Tardigrade Might Be First Animal to Be Quantum Entangled – And Live

Tardigrade Might Be First Animal to Be Quantum Entangled – And Live

For the first time, a living animal has reported being quantum entangled – and lived. It is a long way from “beam me up, Scotty,” and it is not quite Schrodinger’s tardigrade. Quantum entanglement is always assumed to be limited to the realm of subatomic particles, but it has gradually extended to a growing number of complex things, including, for the first time, a multicellular living form. 

However, other physicists argue that what happened was not true entanglement. Quantum entanglement is a mind-bogglingly bizarre phenomenon that Einstein famously refused to believe could be genuine. The states of entangled particles are inextricably linked, so that a change in one’s spin, velocity, or polarization induces an instantaneous change in another.

Science fiction authors have long been fascinated by the idea of constructing universes in which quantum laws may be applied on a human scale, allowing for phenomena like matter transporters. Dr. Rainer Dumke of Nanyang Technological University in Singapore has brought those aspirations a bit closer, even if his entangled animal is too tiny to perceive with the naked eye, if his claims withstand peer review. Dumke and co-authors report tying a frozen tardigrade to two electric circuits in a study published on the preprint portal

Dumke is a pioneer in quantum mechanics, but he does not take himself too seriously, as indicated by his team’s website, which is dubbed qauntumshmantum. He shared an IgNobel Prize in 2019 for demonstrating that magnetic deposits function differently in live and dead cockroaches, the greatest prize for a scientist with a sense of humor. Tardigrades, also known as water bears and moss pigs, are tiny organisms that are ideal for this type of study. They are not only smaller than bacteria, but they can also suspend their biological activities, allowing them to be cooked, frozen, or subjected to extreme pressures and yet recover.

According to the report, Niels Bohr said that investigating the chemistry and organizational hierarchy of a live cell at the same time was impossible, drawing a parallel with Heisenberg’s Uncertainty Principle’s constraints on examining atoms. However, according to Dumke and co-authors, Bohr did not allow for the tardigrade’s condition of suspended animation, in which “a quantum and hence a chemical analysis of a system may be done without losing its ability to operate physiologically.”

The researchers used a tardigrade species called Ramazzottius varieornatus, which measures 0.2-0.45 mm (0.008-0.018 inches) and frozen after being retrieved from a roof gutter in Denmark. The tardigrades went into a dehydrated stage known as a tun, when they stop breathing and shrivel to a third of their original size. Three tuns chilled to 0.01 degrees Celsius above absolute zero.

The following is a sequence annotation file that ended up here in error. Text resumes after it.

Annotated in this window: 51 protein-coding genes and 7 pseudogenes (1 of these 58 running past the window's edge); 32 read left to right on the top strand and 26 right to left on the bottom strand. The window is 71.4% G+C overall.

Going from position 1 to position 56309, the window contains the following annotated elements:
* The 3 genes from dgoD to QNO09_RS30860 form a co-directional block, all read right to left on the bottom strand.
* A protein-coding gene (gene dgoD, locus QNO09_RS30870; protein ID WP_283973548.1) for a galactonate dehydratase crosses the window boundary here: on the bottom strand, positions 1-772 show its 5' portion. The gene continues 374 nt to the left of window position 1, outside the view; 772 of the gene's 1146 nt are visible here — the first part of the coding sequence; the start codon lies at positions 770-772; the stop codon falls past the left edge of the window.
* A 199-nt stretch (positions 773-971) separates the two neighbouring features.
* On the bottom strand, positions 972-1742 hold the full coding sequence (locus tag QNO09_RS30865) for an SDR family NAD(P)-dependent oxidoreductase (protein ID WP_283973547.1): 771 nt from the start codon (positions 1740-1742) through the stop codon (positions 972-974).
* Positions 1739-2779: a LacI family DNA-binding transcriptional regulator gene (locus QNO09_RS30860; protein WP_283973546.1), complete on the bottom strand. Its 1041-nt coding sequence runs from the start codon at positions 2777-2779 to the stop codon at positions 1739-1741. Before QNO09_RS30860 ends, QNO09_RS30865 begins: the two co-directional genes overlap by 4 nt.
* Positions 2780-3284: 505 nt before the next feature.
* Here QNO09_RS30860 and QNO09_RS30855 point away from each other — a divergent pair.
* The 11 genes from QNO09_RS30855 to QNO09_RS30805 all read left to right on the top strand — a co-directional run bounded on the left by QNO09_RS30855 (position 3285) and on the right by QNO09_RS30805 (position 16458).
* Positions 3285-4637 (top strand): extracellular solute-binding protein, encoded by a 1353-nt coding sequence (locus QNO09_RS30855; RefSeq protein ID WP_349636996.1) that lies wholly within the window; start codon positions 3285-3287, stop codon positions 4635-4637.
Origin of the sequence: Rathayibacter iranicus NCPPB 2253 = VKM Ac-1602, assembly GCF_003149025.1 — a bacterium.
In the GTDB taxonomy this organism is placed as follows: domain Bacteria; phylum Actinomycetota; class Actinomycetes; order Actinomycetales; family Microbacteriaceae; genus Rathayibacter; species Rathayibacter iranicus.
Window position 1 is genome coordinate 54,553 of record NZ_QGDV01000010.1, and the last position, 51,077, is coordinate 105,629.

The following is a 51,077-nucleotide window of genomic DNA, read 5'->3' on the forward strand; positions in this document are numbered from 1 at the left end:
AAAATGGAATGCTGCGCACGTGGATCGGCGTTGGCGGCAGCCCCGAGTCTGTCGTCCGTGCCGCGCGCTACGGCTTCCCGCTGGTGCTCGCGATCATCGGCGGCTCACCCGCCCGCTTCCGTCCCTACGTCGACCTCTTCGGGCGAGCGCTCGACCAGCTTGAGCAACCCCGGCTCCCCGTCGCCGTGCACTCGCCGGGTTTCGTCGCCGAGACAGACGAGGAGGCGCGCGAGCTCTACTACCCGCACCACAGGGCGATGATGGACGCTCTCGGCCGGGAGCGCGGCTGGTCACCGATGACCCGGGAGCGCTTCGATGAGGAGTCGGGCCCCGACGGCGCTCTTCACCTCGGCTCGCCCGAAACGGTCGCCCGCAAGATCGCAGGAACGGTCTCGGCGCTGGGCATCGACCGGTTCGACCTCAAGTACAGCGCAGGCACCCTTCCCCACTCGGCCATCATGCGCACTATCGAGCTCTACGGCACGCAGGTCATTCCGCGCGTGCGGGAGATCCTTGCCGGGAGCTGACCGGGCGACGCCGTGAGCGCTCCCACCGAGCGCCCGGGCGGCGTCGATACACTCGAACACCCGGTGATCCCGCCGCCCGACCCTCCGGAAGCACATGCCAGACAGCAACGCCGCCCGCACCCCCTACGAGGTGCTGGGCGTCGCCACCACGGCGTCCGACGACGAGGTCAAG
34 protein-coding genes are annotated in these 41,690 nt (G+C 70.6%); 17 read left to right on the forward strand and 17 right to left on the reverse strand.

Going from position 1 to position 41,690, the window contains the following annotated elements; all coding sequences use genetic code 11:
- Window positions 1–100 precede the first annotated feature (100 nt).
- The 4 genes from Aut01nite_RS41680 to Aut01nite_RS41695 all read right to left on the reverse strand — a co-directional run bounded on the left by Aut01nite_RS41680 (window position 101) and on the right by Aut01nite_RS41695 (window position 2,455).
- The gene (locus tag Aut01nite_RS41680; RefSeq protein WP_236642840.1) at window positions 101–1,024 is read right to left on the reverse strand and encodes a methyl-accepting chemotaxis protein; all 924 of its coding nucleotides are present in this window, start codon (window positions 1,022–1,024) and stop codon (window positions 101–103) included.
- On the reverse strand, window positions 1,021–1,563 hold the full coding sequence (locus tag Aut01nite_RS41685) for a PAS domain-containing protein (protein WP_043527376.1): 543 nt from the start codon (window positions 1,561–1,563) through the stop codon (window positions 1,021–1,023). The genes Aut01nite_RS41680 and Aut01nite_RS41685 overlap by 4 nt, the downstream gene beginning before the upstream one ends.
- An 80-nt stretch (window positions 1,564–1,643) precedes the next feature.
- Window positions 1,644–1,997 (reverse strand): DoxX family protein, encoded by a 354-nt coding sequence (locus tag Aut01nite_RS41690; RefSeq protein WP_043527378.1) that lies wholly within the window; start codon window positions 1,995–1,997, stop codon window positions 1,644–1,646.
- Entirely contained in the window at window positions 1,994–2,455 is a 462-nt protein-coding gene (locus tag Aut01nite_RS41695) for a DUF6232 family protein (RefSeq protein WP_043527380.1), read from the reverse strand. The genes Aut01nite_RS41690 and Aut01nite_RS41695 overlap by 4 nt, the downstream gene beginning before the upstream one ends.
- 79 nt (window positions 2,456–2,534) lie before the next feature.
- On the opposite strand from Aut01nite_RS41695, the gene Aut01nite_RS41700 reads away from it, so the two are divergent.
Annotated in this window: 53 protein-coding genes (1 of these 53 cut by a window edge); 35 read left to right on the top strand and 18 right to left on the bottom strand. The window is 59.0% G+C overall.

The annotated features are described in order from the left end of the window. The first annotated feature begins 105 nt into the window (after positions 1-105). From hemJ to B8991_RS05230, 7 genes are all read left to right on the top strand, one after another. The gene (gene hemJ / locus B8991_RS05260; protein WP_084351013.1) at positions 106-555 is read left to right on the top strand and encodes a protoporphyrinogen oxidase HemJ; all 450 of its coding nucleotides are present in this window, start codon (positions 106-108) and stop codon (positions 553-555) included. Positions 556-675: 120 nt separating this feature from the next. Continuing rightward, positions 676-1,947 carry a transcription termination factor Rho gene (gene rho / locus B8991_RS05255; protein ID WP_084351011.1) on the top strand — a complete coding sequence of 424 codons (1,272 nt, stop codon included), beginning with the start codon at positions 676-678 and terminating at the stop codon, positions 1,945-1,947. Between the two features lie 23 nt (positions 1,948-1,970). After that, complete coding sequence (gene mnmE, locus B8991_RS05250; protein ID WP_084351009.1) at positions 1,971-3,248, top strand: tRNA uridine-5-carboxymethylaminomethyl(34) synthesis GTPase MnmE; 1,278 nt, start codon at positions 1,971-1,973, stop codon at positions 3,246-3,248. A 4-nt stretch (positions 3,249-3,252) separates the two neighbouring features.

They then sandwiched each tardigrade between the shunt capacitor plates of a quantum bit-like superconductor circuit (qubit). This circuit, known as Qubit B, connected to an adjacent circuit, Quibit A, and the two became entangled. Experiments subsequently appeared to indicate that the tardigrade entangled with the qubits, with any changes in their quantum states causing changes in the tardigrade.

The tardigrades warmed up and put in room temperature water seventeen days after initially being exposed to such circumstances, but just one survived. The scientists write, “Our study represents a first step toward the fascinating goal of constructing hybrid systems that combine live matter and quantum bits.”

Because of the attention the paper has received, informal peer review has taken precedence over official peer review, rather than the other way around as is typically the case, and some reviewers have not been kind. “It’s worth noting that the authors didn’t really entangle a tardigrade with a qubit in any way. This is not a case of ‘quantum biology.’ “Rice University Professor Douglas Natelson wrote a blog post on it.”Because the tardigrade is primarily (frozen) water, it serves as a dielectric here, altering the resonance frequency of the one qubit it sits on… This is not entanglement in any definition of the word. If such were the case, the qubits would be entangled with the macroscopic silicon chip substrate by the same logic.”

Others concur. The authors have yet to answer, so it is conceivable that their lone accomplishment is resurrecting a tardigrade after it chilled to an unheard-of temperature. Nonetheless, efforts to develop matter transporters must begin somewhere. In addition, since neither humans nor cats are capable of putting themselves in suspended animation, it is doubtful that we will tangle up anytime soon.